Along the way, Ryan learned how to focus on his purpose and say no to distractions, to select and strive for the right goals - goals for the heart as well as the body. With God's guidance and millions of miles pounded out on the track, Ryan discovered secrets to dealing with defeat and disappointment, enduring immense pain, building resilience, and ultimately, running as if you've already won.

Now a coach, speaker, and nonprofit partner, Ryan shares the powerful faith behind his athletic achievements and the lessons he learned that helped him push past limits, make space for relationships that enrich life on and off the running trails, and cultivate a positive mind-set.

Journey with Ryan as he reflects on the joys and trials of the running life and discover for yourself the power of a life devoted to your God-given purpose.

Available in Kindle


Hurt Me If You Can – Tales of a High School Runner, by Mathew Baxter

“Through the hours of protests as well as the back and forth decisions on the ruling, I lost my enjoyment for the sport. By the end of it all I didn’t want the medal, I didn’t want the title, and I didn’t want to run another race. It was not the disqualification that killed me, it was the wait where I had to sit around and internalize whether I was a cheat, as I knew others were doing the same.” Hurt Me If You Can is an autobiographical account of Matt Baxter’s journey through high school in New Zealand. As a thirteen-year-old, Matt had little interest in being a runner. Like his peers, he wanted to play the “fun sports,” and running did not fit that mold. It took an unexpected medical event before Matt considered joining his school’s cross country team. He did not know it at the time, but over the next few years running was about to become Matt’s identity. From 2008 to 2012, Matt fought his way through adversity and held onto hope that running was going to take him places. At the same time, Matt was trying to navigate the complexities of being a teenager who loved some aspects of school, and hated others. By his final year, Matt didn’t want to just be labelled as a good runner, he wanted to be remembered as the best that his country had ever produced. It was not going to be an easy task, but Matt was ready for that challenge.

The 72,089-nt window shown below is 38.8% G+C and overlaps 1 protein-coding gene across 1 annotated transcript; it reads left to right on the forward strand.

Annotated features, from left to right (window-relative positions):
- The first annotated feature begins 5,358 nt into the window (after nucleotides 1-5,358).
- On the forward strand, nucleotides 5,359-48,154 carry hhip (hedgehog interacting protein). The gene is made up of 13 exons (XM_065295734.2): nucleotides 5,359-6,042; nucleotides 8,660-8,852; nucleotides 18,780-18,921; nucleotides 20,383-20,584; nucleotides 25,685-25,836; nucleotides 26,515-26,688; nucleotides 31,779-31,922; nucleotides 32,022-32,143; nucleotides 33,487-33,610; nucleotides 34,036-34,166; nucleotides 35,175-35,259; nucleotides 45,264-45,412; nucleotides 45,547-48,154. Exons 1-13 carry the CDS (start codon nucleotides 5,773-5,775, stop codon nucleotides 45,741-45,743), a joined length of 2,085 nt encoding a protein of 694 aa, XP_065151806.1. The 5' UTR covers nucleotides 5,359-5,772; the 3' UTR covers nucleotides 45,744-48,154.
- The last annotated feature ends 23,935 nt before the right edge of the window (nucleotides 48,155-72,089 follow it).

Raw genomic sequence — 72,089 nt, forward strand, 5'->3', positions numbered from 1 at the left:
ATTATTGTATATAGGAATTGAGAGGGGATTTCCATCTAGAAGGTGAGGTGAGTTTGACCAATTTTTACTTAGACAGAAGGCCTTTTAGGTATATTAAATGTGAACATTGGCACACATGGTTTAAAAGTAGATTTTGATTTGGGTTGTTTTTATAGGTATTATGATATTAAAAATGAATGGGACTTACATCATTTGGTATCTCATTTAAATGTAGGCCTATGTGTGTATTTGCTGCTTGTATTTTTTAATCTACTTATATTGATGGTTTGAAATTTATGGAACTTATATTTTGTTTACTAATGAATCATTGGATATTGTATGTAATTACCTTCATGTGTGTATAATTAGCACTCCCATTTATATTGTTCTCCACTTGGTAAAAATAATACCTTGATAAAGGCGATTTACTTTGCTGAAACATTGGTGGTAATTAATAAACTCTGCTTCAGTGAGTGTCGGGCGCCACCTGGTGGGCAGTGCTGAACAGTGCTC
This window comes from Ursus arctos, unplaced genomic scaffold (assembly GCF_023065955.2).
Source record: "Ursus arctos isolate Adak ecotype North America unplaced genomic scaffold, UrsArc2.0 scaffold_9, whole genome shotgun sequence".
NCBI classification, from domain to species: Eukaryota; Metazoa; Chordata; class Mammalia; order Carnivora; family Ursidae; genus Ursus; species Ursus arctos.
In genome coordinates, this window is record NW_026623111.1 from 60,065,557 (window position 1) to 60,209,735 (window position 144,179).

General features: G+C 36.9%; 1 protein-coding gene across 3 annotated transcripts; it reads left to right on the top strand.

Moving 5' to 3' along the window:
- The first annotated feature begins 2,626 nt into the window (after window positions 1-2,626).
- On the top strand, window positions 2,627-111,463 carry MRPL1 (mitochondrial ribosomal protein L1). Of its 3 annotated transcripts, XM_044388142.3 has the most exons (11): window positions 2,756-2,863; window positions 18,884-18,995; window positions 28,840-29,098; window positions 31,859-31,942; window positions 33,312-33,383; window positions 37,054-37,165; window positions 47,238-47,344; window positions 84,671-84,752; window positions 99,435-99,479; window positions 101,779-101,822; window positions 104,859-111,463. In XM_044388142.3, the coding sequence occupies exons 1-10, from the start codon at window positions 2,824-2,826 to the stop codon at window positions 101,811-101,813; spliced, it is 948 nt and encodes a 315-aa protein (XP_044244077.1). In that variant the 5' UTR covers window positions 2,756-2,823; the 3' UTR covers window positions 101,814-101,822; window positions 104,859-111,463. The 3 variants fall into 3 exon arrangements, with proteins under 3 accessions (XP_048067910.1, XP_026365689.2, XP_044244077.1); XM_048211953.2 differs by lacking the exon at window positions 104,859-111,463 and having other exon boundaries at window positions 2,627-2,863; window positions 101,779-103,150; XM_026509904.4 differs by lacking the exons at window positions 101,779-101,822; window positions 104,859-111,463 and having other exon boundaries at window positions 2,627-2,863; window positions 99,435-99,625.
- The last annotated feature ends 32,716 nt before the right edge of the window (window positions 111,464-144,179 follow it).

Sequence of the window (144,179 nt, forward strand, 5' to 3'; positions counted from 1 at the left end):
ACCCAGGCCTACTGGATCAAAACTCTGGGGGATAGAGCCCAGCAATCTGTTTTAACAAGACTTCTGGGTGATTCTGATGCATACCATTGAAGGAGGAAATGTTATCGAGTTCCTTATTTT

Available in Kindle


Racing Shadows: a Novel, by James Dill, pub. Apprentice House Press

In May of 1984, the summer Olympic Games will return to America. Jeff Dillon prepares to run in the U.S. Olympic Marathon Trials in Buffalo, New York. He will face the deepest field ever assembled. It is the pinnacle of his professional running career. Unfortunately, the marathon goddess does not smile on Jeff as he crosses the finish line last, exhausted and depressed. His misery is interrupted by Bill Atlee, an Olympian who won the 1928 marathon trials. Bill offers to coach the struggling runner, an unexpected silver lining on the day.

Jeff returns to graduate school to be coached by Bill and the prospect of a fall come-back race. Through the many miles of training, a secret is revealed, and an agreement struck. Everything points to Jeff’s next marathon. There are questions to be answered and redemption sought by both athlete and coach. The race will provide a second chance to compete, to strive for the podium, and face everything that lies beyond the finish.

Available in Kindle